“There’s a lack of information of how and where to register to vote, long travel distances, low levels of access, hostility to natives at county offices or satellite offices,” he said.

He recalled, for example, feeling ashamed of his beat up truck when he drove to the polling place, and as if he was being looked at with suspicion by elections workers.

“The answer to a staffing issue is not a blanket removal of a service that ensures that Montanans are able to exercise their constitutional rights,” said Rep. Kelly Kortum, D-Bozeman.

Proponents of the bill say it’s necessary in order to relieve the burden on county clerks and mitigate long lines on election day — lines that some Republicans say benefit Democrats.

Rep. Jed Hinkle, R-Belgrade, recalled an instance from the last election in which a non-profit brought busloads of people to the polling place on election day, with lines stretching around the block.

“Those non-profit groups — they were not on our side of the aisle — what they were doing is working those people 30 feet from the building with literature, pizza, heat lamps and everything else,” he said.

“Lines around a voting place are a celebration of our democracy,” countered Rep. Tom France, D-Missoula.

Debate on the bill was briefly held up by an amendment from Rep. Brad Tschida, R-Missoula, that would have moved the deadline to register to vote back to Friday. He was supported by several other members of the GOP’s ultra-conservative wing, who said that the Friday deadline was clearer.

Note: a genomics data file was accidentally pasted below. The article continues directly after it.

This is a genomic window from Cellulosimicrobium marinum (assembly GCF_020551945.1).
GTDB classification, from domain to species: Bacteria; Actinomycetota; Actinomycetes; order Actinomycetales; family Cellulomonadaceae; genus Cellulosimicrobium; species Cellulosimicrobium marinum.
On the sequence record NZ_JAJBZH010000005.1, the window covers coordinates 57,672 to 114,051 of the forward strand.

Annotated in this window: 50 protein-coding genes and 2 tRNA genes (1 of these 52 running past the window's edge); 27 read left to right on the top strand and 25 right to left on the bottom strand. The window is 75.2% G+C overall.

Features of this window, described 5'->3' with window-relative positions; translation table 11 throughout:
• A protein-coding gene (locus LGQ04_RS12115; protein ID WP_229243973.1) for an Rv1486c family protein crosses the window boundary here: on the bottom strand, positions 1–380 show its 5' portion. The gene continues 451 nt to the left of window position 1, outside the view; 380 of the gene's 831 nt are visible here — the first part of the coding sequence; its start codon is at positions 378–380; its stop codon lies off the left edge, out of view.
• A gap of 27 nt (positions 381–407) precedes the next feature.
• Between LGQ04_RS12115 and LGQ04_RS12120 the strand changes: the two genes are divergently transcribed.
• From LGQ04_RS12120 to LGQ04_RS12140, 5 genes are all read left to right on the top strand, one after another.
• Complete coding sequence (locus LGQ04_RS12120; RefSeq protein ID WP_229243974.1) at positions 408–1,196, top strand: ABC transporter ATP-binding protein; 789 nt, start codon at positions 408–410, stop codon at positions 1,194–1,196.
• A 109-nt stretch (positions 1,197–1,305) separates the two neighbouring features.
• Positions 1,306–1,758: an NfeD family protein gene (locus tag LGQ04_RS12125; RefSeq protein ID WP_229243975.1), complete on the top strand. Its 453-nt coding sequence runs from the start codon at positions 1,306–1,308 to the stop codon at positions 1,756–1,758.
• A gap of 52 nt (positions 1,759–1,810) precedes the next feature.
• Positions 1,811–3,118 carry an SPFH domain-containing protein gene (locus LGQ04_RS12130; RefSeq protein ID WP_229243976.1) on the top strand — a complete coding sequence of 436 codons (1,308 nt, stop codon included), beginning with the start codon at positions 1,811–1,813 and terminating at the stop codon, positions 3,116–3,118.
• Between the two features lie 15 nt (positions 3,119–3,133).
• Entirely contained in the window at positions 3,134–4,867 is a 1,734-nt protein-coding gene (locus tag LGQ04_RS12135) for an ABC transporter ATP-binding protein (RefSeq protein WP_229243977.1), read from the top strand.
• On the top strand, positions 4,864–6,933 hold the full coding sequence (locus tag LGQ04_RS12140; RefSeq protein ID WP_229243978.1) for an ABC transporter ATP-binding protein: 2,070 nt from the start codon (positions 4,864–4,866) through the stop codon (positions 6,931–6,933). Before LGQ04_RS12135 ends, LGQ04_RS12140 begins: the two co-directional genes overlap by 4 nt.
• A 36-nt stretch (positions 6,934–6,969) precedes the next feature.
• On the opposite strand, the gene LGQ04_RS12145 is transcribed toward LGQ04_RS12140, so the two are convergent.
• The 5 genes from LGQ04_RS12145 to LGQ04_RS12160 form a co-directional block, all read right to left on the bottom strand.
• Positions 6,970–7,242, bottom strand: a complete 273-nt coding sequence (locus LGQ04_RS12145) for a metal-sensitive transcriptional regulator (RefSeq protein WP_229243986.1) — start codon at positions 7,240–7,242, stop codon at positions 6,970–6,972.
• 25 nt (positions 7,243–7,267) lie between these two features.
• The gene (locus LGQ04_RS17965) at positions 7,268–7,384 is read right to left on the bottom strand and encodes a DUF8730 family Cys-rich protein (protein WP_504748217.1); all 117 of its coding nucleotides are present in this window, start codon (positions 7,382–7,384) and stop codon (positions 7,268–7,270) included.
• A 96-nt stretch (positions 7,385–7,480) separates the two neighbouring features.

But it ultimately got a chilly reception from most lawmakers.

“This amendment (to end registration at noon the day before) was an amendment in compromise,” said Rep. Geraldine Custer, R-Forsyth, herself a former county elections official. She was one of the Republicans who voted to pass the bill out of the committee and onto the House floor despite disagreeing with its intent.

“Moving it back to Friday would preclude all the people who can come in from 8 a.m., to 12 noon to vote,” she said.

The amendment failed, only for Rep. Braxton Mitchell, R-Columbia Falls, to propose an identical amendment as Tschida’s. The chair of the House Committee of the Whole, Rep. Casey Knudsen, R-Malta, ruled it dilatory — or as an attempt to slow down debate — a decision that the body upheld, killing Mitchell’s amendment.

Rep. Derek Skees, R-Kalispell, who is the Chairman the House Rules Committee, said he wished the deadline was Friday, but agreed with Knudsen’s ruling and implored his fellow Republicans to support the bill anyway, and work to amend it further in the Senate.

“If this bill dies, we can’t get anything, if it survives, I’m gonna push for the Friday before,” Skees said.

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Arren Kimbel-Sannit
Arren Kimbel-Sannit

Arren Kimbel-Sannit is an Arizona-bred journalist who has covered politics, policy and power building at every level of government. Before getting his dose of northern exposure, Arren worked as a reporter in all manner of Arizona newsrooms, for the Dallas Morning News and for POLITICO in Washington, D.C. He has a special interest in how land-use decisions affect working-class people, which he displayed through reporting on the epidemic of pedestrian deaths in the U.S. for the Los Angeles Times and PBS Newshour. He's also covered housing, agriculture, the Trump presidency and more.